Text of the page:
“How did you find me?” she asked, holding up her hands to protect herself.

“I followed your tracks,” he said, as he struck her a second time. “I found these on the counter at the Super America in Medicine Bow.” He removed her gloves from his pocket and tossed them into the snow.

“You never did have much common sense,” he said as he hit her a third time, “so I figured you’d be stranded out here somewhere.”

When she bent to retrieve the gloves, he delivered a sharp kick to her backside, sending her sprawling in the snow. As anger rose within her, she bent her knee and kicked as hard as she could. Her effort was rewarded when her foot struck something solid, and he yelped in pain.

She jumped to her feet. Putting on her gloves, she glared at him as he lay writhing in the snow and clutching his crotch. She flung herself on top of him and knocked him flat on his back. With her gloved fists, she pummeled his face.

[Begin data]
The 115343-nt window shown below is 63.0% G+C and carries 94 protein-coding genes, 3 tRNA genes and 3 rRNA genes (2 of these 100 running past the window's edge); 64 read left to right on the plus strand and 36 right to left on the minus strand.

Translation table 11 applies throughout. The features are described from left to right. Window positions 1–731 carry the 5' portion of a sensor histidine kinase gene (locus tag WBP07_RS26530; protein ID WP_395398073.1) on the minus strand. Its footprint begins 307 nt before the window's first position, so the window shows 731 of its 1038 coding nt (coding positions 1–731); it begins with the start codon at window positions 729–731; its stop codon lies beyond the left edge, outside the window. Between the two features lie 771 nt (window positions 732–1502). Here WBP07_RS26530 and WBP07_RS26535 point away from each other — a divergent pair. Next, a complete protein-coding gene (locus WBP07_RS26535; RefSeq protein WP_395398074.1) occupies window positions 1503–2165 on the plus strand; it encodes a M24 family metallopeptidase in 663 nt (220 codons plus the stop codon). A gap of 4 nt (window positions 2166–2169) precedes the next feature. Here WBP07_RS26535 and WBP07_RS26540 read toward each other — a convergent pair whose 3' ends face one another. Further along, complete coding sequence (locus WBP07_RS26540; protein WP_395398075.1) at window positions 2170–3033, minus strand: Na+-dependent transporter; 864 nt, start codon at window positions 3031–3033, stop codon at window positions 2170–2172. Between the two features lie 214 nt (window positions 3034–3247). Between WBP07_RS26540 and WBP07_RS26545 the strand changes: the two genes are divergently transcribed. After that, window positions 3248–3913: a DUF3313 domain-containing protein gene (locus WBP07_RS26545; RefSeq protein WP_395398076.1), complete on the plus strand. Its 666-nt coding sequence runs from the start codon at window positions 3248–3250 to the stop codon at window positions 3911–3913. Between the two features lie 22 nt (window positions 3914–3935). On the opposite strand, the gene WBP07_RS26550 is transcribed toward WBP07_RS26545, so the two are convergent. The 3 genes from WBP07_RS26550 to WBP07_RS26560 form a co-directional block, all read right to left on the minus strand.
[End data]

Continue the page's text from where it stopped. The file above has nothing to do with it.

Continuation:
“Now, you’re getting a taste of your own medicine!” she yelled.

As she continuously struck his face, she wasn’t surprised to smell booze on his breath. She picked up his head and slammed it against the ground a few times, thinking it was odd he didn’t move or try to defend himself. She looked at his inert body in the snow before getting to her feet and removing his wallet from his coat pocket. It was no longer snowing, and a bright moon shone through the clouds. She got into his warm car and drove away, never looking back, only looking forward.

Abbie Johnson Taylor, Author of We Shall Overcome and How to Build a Better Mousetrap: Recollections and Reflections of a Family Caregiver

Author: abbiejohnsontaylor

I'm the author of three novels, two poetry collections, and a memoir. My work has appeared in various journals and anthologies. I'm visually impaired and live in Sheridan, Wyoming, where for six years, I cared for my totally blind late husband who was paralyzed by two strokes. Please visit my website at:

2 thoughts on “Winter Travels”

  1. Abbie–Wow! What a frightening story! You created that “keeping-your-reader-on-the-edge-of-her-seat” feeling. Then, you rewarded the reader with a great twist at the end of the story. This story will be a great addition to your collection. Best wishes–Alice